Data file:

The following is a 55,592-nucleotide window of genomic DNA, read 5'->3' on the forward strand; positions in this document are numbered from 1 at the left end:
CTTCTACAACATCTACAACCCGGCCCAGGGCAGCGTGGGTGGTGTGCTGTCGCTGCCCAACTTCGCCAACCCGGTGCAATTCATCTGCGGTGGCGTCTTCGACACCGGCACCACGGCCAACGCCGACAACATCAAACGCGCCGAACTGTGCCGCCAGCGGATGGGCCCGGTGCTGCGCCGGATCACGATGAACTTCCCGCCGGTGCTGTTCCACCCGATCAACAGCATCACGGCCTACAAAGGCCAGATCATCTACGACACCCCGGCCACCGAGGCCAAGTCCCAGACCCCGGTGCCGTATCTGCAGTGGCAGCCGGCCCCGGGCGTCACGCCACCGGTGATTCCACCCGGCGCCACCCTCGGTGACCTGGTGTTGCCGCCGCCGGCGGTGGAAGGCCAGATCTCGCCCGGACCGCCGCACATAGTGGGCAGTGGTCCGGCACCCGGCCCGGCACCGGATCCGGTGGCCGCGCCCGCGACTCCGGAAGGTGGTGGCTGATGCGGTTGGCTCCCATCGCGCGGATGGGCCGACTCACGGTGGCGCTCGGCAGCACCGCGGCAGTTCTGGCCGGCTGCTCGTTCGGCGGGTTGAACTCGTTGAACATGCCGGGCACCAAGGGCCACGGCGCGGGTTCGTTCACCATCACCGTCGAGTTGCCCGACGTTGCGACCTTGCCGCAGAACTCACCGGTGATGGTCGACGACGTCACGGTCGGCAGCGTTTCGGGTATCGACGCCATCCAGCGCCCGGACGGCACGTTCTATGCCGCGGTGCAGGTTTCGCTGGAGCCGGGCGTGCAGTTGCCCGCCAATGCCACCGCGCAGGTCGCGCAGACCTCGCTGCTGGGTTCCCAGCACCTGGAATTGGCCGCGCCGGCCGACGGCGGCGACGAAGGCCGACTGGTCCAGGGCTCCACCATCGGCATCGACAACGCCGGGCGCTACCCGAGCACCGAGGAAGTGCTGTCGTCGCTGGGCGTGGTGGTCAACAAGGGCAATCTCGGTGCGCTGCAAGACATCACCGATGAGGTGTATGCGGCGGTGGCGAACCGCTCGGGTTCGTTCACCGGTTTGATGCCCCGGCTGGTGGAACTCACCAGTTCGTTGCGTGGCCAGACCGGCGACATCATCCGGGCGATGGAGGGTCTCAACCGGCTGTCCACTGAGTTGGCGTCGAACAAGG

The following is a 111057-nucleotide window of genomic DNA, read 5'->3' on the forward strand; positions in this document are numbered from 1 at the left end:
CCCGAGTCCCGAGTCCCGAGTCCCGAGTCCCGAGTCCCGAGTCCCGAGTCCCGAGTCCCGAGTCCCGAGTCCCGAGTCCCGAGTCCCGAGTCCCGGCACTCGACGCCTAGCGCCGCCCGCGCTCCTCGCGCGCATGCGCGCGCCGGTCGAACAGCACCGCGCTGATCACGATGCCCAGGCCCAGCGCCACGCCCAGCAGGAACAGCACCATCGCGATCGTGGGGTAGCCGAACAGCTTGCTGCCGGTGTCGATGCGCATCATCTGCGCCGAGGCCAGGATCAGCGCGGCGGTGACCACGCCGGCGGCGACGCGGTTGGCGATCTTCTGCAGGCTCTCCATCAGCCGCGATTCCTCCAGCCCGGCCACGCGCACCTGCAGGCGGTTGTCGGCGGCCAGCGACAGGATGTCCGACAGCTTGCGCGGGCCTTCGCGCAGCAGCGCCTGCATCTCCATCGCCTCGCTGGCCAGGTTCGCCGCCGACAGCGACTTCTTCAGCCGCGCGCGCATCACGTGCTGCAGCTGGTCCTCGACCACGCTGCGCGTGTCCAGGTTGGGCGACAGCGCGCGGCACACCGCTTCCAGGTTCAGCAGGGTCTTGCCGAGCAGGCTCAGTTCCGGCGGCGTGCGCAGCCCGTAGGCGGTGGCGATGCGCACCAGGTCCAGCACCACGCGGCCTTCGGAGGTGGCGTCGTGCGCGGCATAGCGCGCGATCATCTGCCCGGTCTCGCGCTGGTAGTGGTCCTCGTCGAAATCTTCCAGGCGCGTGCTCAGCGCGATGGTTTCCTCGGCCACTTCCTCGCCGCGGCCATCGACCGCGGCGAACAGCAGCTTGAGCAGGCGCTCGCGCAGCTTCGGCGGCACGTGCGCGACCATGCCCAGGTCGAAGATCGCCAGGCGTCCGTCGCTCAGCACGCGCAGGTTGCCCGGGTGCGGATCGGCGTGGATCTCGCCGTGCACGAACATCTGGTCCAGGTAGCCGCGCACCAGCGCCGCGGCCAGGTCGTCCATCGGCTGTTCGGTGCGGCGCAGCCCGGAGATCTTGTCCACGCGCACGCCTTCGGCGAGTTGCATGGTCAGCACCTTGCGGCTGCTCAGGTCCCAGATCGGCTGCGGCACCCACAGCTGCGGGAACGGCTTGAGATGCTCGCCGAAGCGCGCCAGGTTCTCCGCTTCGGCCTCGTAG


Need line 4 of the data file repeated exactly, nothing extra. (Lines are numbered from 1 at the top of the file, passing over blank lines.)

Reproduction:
CCCGAGTCCCGAGTCCCGAGTCCCGAGTCCCGAGTCCCGAGTCCCGAGTCCCGAGTCCCGAGTCCCGAGTCCCGAGTCCCGAGTCCCGAGTCCCGGCACTCGACGCCTAGCGCCGCCCGCGCTCCTCGCGCGCATGCGCGCGCCGGTCGAACAGCACCGCGCTGATCACGATGCCCAGGCCCAGCGCCACGCCCAGCAGGAACAGCACCATCGCGATCGTGGGGTAGCCGAACAGCTTGCTGCCGGTGTCGATGCGCATCATCTGCGCCGAGGCCAGGATCAGCGCGGCGGTGACCACGCCGGCGGCGACGCGGTTGGCGATCTTCTGCAGGCTCTCCATCAGCCGCGATTCCTCCAGCCCGGCCACGCGCACCTGCAGGCGGTTGTCGGCGGCCAGCGACAGGATGTCCGACAGCTTGCGCGGGCCTTCGCGCAGCAGCGCCTGCATCTCCATCGCCTCGCTGGCCAGGTTCGCCGCCGACAGCGACTTCTTCAGCCGCGCGCGCATCACGTGCTGCAGCTGGTCCTCGACCACGCTGCGCGTGTCCAGGTTGGGCGACAGCGCGCGGCACACCGCTTCCAGGTTCAGCAGGGTCTTGCCGAGCAGGCTCAGTTCCGGCGGCGTGCGCAGCCCGTAGGCGGTGGCGATGCGCACCAGGTCCAGCACCACGCGGCCTTCGGAGGTGGCGTCGTGCGCGGCATAGCGCGCGATCATCTGCCCGGTCTCGCGCTGGTAGTGGTCCTCGTCGAAATCTTCCAGGCGCGTGCTCAGCGCGATGGTTTCCTCGGCCACTTCCTCGCCGCGGCCATCGACCGCGGCGAACAGCAGCTTGAGCAGGCGCTCGCGCAGCTTCGGCGGCACGTGCGCGACCATGCCCAGGTCGAAGATCGCCAGGCGTCCGTCGCTCAGCACGCGCAGGTTGCCCGGGTGCGGATCGGCGTGGATCTCGCCGTGCACGAACATCTGGTCCAGGTAGCCGCGCACCAGCGCCGCGGCCAGGTCGTCCATCGGCTGTTCGGTGCGGCGCAGCCCGGAGATCTTGTCCACGCGCACGCCTTCGGCGAGTTGCATGGTCAGCACCTTGCGGCTGCTCAGGTCCCAGATCGGCTGCGGCACCCACAGCTGCGGGAACGGCTTGAGATGCTCGCCGAAGCGCGCCAGGTTCTCCGCTTCGGCCTCGTAG